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Biden, Easter, and Transgender Visibility Day Ramifications

By Jonathan Draeger
Published On: Last updated 04/01/2024, 08:00 PM EDT

On Good Friday, the most somber day on the Christian calendar, President Biden issued "A Proclamation on Transgender Day of Visibility, 2024," which paid homage to Transgender Day of Visibility which this year came on Easter Sunday, the holiest of days for Christians. 

Social conservatives lashed out at the president, and progressives fired back. Just another day in the culture wars. But will any of it matter in November?

Looking at the polls, transgender issues have varying support depending on the specific issue being examined. A YouGov survey from earlier this year found that most people supported including protections for transgender people in hate-crime laws, with 58% supporting protections and 22% opposing. 

However, when it came to allowing transgender athletes to compete on sports teams that matched their chosen gender identity, only 19% supported it, and 59% opposed. Another issue with broad opposition was allowing children to attend drag shows, which 32% supported and 48% opposed.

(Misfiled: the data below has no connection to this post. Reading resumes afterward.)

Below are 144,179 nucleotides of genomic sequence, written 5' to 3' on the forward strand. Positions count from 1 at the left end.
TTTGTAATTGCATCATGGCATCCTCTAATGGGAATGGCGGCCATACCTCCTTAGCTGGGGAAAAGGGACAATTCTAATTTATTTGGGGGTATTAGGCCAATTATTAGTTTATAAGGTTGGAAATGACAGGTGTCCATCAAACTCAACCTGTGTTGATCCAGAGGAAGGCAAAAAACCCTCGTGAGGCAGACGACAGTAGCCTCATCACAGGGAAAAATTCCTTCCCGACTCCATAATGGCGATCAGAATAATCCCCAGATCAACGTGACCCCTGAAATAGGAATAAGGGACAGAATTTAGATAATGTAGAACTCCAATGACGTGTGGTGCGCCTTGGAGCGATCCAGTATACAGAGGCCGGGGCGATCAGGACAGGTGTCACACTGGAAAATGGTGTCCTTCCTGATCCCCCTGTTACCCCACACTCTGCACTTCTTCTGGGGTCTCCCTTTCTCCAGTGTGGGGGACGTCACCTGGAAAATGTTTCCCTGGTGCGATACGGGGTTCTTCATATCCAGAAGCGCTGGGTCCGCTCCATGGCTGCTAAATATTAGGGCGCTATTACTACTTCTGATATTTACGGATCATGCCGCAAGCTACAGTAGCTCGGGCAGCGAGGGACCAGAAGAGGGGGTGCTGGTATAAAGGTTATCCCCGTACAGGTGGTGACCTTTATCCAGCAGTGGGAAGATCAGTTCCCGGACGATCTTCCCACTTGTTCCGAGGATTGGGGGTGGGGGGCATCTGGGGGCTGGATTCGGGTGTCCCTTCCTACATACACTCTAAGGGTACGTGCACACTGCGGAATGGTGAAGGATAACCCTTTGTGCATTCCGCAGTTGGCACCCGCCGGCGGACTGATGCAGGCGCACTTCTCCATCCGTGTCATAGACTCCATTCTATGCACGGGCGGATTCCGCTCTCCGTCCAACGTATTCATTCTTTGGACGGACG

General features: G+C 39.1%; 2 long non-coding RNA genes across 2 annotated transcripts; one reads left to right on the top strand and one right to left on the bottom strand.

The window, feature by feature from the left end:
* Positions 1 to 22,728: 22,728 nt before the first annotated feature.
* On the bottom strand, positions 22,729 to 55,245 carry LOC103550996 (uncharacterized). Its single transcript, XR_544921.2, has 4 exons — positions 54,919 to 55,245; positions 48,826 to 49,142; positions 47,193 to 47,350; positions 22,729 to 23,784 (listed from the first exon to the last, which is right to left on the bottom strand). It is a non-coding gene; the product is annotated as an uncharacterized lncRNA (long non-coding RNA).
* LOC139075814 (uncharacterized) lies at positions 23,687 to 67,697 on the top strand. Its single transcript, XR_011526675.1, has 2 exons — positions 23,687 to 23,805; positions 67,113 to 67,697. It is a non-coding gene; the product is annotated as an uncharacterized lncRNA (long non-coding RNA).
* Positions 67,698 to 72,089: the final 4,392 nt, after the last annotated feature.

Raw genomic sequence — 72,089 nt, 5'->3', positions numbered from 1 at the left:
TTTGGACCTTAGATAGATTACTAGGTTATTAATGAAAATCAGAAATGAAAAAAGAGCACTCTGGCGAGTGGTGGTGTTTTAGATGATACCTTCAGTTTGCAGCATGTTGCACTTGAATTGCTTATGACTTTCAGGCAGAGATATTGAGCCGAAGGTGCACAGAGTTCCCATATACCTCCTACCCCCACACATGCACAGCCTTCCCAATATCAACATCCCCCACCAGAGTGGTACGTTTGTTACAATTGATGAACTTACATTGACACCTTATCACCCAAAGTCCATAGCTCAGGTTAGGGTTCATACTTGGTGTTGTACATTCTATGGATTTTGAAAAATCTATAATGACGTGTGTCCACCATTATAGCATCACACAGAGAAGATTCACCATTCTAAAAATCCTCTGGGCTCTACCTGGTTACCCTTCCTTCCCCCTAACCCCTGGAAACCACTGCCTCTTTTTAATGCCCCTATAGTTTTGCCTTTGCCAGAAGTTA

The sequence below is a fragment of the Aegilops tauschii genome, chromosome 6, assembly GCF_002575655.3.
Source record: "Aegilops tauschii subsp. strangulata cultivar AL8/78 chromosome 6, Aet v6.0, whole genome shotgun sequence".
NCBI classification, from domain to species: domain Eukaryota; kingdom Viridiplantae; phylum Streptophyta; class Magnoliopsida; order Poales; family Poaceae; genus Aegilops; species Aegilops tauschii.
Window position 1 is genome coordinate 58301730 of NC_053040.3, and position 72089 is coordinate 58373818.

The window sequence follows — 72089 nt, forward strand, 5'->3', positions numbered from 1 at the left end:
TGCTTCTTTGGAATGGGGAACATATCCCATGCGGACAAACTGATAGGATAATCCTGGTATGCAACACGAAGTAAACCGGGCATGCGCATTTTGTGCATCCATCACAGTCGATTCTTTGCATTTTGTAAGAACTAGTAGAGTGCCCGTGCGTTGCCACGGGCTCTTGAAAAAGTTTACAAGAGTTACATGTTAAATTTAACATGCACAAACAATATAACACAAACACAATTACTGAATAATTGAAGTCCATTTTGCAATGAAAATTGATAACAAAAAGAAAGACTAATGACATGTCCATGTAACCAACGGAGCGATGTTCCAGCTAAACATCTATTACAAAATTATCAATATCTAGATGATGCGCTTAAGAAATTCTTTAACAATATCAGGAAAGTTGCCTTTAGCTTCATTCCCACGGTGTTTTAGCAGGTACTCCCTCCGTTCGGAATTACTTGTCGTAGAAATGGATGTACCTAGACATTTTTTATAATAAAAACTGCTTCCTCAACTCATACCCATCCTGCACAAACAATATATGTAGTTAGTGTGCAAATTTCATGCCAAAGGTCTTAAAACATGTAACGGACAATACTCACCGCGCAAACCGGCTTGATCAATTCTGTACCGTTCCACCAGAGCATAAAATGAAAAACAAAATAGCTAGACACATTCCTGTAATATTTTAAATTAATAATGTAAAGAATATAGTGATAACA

Another factor to consider, especially with Transgender Day of Visibility coinciding with Easter, is the religiosity of Americans. Recent Gallup polls indicate a gradual decline in religious observance over time. 

Currently, 75% of Americans still identify with a specific religious faith, with 68% identifying as Christian, 2% identifying as Jewish, and 5% identifying with another religion. However, although most still identify with a religion, the percentage of people who identified religion as “Very Important” in their lives has steadily decreased over time from 58% in 2010 to 45% in 2023. At the same time, the number of people who said religion was “Not Very Important” increased from 20% in 2010 to 28% in 2023.

Attendance at religious services has also gone down, with 39% in 2010 reporting they went to a religious service weekly, and 32% in 2023. Church membership has also decreased significantly, with 61% of Americans saying they were a member of a church in 2010, compared to only 45% in 2023.

2024-04-01T00:00:00.000Z
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